Stochastic Hamiltonian Gradient Methods for Smooth Games

Jul 12, 2020



The analysis of smooth games has attracted attention, motivated by the success of adversarial formulations. The Hamiltonian method is a lightweight second-order approach that recasts the problem in terms of a minimization objective. Consensus optimization can be seen as a generalization: it mixes a Hamiltonian term with the original game dynamics. This family of Hamiltonian methods has shown promise in literature. However, they come with no guarantees for stochastic games. Classic stochastic extragradient and mirror-prox methods require averaging over a compact domain to achieve convergence. Recent variance-reduced first-order schemes focus on unbounded domains, but stop short of proving last-iterate convergence for bilinear matrix games. We analyze the stochastic Hamiltonian method and a novel variance-reduced variant of it and provide the first set of last-iterate convergence guarantees for stochastic unbounded bilinear games. More generally, we provide convergence guarantees for a family of stochastic games, notably including some non-convex ones. We supplement our analysis with experiments on a stochastic bilinear game, where our theory is shown to be tight, and simple adversarial machine learning formulations.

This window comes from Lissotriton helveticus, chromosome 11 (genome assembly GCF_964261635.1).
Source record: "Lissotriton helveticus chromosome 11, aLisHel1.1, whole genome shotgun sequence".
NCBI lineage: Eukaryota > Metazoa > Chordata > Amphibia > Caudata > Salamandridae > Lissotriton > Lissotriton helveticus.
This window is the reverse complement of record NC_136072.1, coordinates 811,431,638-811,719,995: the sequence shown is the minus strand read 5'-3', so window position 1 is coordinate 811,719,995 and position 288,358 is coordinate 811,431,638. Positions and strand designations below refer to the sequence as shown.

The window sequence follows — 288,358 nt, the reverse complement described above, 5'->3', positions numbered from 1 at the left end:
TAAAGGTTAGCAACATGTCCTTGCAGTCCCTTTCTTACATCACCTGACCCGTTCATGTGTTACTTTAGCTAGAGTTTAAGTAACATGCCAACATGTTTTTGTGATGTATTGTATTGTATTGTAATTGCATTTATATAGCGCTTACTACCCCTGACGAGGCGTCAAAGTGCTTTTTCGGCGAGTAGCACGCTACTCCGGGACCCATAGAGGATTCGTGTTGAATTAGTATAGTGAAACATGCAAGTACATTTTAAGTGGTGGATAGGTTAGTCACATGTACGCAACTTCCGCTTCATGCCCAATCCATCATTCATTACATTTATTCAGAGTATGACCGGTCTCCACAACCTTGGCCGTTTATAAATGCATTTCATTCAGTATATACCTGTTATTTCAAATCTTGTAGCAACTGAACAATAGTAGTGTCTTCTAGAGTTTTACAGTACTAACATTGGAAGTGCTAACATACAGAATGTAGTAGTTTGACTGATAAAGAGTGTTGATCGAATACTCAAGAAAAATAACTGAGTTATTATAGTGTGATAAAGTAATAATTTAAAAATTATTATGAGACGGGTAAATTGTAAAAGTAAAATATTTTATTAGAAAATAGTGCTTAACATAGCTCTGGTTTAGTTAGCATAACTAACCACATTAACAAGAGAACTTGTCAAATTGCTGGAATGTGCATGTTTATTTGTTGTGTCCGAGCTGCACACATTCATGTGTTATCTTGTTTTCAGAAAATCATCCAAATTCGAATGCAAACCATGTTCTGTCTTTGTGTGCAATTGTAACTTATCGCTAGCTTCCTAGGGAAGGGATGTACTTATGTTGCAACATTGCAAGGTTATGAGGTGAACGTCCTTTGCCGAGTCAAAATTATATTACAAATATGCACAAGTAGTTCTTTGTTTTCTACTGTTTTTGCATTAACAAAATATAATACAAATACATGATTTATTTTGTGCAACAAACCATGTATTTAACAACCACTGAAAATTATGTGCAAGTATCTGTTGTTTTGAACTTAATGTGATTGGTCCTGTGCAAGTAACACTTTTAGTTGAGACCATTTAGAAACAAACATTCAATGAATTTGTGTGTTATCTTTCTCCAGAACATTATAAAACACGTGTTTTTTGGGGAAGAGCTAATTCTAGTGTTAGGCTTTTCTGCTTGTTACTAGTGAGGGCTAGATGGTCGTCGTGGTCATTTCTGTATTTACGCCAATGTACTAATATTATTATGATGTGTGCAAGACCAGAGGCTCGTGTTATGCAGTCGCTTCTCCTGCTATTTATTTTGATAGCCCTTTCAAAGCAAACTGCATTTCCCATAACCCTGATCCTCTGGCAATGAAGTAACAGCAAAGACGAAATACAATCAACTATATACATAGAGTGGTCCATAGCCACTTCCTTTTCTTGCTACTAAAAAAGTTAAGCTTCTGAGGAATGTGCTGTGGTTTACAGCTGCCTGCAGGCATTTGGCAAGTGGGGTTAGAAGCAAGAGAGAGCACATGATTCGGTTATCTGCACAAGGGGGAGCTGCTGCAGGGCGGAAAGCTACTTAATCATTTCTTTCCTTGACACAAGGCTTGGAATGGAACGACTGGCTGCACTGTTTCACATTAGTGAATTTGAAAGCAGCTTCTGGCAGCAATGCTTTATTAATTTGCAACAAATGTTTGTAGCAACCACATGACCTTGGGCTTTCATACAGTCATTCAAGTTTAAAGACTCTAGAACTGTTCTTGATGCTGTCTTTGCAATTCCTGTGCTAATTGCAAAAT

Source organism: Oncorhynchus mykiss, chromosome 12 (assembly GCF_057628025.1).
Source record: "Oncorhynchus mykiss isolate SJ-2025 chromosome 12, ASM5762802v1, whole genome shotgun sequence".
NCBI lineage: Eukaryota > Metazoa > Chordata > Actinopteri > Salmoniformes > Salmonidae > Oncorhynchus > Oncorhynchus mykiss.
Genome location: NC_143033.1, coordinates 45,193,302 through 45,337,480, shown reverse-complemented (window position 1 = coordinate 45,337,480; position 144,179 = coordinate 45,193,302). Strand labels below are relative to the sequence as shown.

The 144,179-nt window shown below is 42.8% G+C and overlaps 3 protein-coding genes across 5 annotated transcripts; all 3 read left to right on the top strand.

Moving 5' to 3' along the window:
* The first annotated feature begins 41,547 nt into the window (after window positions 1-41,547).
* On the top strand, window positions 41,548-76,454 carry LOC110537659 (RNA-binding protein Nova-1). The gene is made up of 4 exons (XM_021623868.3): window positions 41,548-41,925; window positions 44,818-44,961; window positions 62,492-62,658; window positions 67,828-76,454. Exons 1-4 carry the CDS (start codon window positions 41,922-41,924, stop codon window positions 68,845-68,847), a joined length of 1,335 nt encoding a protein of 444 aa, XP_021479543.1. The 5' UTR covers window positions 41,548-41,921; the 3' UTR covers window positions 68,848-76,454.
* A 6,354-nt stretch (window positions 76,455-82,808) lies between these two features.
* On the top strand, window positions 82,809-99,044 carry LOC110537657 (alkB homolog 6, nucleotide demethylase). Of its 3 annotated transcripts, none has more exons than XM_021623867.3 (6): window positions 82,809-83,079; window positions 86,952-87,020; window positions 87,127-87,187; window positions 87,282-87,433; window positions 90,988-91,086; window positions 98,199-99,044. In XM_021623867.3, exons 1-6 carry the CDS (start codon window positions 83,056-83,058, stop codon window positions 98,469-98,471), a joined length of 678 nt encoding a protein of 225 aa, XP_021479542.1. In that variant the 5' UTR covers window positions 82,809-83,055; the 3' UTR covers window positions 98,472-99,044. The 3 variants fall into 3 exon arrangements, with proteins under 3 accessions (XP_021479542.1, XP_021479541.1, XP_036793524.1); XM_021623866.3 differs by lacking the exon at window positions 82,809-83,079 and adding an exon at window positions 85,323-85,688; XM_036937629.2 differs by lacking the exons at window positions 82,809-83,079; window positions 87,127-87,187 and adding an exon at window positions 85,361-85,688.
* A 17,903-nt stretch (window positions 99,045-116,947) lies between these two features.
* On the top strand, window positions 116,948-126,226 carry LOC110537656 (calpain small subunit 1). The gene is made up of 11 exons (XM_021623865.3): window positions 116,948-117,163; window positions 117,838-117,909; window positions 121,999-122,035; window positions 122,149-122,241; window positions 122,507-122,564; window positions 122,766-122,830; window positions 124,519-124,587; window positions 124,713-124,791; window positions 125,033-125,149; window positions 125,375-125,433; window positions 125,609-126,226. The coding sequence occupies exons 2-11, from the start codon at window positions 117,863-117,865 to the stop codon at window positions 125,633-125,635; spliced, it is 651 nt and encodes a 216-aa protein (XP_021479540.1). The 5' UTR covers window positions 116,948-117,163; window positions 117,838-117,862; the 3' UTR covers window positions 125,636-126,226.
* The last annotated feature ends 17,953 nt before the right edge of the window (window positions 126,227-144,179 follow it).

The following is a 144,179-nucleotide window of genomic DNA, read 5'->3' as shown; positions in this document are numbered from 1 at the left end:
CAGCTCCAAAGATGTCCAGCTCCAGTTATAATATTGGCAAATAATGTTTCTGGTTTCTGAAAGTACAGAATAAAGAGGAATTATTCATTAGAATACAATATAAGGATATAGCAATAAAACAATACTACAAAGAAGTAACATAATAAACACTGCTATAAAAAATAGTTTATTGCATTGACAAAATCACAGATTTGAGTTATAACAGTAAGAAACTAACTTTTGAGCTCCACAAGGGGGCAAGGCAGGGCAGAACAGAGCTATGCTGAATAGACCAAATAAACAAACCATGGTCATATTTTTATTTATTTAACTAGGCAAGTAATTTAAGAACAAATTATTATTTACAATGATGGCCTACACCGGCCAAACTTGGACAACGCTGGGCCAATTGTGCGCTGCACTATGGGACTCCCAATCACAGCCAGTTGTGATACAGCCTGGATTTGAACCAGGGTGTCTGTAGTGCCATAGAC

About ICML 2020

The International Conference on Machine Learning (ICML) is the premier gathering of professionals dedicated to the advancement of the branch of artificial intelligence known as machine learning. ICML is globally renowned for presenting and publishing cutting-edge research on all aspects of machine learning used in closely related areas like artificial intelligence, statistics and data science, as well as important application areas such as machine vision, computational biology, speech recognition, and robotics. ICML is one of the fastest growing artificial intelligence conferences in the world. Participants at ICML span a wide range of backgrounds, from academic and industrial researchers, to entrepreneurs and engineers, to graduate students and postdocs.

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